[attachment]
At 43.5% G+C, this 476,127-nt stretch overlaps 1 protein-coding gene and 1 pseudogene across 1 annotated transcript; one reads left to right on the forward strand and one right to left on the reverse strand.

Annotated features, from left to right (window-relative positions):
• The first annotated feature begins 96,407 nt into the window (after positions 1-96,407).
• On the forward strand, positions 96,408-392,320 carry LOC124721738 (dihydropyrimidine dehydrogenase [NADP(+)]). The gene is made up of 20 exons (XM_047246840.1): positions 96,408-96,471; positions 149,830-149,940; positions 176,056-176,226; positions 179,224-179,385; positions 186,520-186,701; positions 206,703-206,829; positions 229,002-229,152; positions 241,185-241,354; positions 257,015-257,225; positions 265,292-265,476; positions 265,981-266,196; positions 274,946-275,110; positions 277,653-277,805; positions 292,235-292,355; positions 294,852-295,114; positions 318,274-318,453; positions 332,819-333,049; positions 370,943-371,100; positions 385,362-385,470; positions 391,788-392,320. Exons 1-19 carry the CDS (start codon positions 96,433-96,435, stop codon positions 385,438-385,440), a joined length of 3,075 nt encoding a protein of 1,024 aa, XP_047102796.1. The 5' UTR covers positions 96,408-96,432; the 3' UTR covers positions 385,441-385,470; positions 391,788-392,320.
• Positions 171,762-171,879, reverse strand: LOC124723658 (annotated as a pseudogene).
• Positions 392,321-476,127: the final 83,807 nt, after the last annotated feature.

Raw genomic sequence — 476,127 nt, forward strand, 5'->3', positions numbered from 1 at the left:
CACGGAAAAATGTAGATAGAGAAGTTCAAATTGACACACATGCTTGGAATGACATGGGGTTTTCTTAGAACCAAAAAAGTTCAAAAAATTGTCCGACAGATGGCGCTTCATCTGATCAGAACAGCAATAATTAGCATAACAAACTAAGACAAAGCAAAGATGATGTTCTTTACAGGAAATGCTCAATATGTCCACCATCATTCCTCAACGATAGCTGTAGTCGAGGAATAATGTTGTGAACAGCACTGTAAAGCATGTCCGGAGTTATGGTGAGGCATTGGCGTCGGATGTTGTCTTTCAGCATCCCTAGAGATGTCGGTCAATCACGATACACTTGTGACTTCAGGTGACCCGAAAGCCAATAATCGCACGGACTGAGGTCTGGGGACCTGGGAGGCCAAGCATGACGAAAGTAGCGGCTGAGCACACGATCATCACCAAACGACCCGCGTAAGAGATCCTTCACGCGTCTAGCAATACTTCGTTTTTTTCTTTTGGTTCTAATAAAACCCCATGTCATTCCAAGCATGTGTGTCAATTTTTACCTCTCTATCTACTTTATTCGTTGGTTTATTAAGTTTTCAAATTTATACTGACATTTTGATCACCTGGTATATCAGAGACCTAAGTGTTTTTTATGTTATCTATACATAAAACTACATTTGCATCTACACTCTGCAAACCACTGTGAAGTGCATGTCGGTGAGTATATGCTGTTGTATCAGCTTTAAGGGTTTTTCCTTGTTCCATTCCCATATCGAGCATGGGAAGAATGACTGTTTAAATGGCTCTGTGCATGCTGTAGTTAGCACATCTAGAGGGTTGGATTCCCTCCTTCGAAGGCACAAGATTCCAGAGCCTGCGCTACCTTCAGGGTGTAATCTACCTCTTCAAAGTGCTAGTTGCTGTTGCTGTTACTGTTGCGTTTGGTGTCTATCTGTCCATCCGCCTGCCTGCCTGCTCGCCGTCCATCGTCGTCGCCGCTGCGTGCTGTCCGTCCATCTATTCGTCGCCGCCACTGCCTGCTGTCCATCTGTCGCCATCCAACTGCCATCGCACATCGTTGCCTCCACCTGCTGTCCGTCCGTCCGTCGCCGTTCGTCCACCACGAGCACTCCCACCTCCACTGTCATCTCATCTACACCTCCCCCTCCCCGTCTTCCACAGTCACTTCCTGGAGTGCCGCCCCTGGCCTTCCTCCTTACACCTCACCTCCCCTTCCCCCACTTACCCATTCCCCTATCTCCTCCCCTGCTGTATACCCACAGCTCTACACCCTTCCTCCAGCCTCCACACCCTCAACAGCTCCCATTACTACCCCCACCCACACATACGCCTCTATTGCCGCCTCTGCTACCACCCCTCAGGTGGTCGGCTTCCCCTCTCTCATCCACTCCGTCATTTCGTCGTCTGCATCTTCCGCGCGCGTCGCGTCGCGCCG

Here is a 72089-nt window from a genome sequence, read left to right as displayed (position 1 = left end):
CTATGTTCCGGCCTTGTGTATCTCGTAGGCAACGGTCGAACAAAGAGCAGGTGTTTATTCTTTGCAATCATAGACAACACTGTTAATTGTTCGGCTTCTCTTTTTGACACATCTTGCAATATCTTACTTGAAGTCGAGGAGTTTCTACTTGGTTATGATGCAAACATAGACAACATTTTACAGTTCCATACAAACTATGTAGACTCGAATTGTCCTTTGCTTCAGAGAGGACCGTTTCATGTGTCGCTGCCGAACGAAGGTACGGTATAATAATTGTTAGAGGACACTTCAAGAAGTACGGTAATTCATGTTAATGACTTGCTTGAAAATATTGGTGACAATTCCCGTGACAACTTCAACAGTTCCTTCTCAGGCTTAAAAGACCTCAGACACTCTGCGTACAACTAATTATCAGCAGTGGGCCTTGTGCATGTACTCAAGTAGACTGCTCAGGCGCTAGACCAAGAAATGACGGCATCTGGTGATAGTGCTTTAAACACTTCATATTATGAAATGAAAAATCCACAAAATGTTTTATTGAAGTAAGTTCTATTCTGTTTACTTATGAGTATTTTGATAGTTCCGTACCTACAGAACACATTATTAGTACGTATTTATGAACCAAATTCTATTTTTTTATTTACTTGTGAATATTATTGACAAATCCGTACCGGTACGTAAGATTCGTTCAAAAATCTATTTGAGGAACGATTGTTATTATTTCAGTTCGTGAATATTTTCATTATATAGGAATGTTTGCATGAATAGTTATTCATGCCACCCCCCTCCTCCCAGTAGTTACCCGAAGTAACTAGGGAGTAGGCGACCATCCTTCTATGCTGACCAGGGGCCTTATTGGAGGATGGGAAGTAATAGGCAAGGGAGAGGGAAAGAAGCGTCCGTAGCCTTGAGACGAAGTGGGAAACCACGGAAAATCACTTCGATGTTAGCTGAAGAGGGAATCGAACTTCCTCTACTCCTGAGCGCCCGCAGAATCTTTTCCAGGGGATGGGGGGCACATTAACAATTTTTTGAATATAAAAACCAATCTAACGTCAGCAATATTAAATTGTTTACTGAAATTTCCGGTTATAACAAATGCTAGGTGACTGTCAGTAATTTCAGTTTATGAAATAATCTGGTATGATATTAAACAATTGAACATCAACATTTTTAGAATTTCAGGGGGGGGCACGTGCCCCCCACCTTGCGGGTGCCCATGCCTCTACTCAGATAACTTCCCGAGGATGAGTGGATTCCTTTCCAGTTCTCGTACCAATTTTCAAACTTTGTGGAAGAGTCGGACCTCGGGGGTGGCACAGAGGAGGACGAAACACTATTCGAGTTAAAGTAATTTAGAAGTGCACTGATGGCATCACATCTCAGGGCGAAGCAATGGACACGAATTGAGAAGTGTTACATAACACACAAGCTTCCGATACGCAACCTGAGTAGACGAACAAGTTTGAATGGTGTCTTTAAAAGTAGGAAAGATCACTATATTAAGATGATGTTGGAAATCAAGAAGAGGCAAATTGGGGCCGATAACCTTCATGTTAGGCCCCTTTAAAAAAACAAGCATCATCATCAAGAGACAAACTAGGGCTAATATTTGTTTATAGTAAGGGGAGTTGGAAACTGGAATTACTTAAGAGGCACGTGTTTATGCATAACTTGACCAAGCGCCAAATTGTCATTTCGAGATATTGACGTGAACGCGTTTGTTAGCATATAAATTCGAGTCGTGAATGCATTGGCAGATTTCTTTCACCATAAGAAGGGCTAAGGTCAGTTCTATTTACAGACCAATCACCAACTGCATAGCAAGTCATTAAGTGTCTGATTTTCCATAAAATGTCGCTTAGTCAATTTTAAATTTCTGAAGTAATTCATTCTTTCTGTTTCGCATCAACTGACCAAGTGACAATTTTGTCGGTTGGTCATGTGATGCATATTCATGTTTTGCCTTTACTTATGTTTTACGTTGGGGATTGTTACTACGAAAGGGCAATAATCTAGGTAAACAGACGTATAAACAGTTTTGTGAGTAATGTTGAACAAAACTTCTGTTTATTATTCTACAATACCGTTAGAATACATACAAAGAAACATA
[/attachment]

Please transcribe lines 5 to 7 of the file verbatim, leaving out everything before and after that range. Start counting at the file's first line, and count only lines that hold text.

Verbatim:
• Positions 171,762-171,879, reverse strand: LOC124723658 (annotated as a pseudogene).
• Positions 392,321-476,127: the final 83,807 nt, after the last annotated feature.

Raw genomic sequence — 476,127 nt, forward strand, 5'->3', positions numbered from 1 at the left: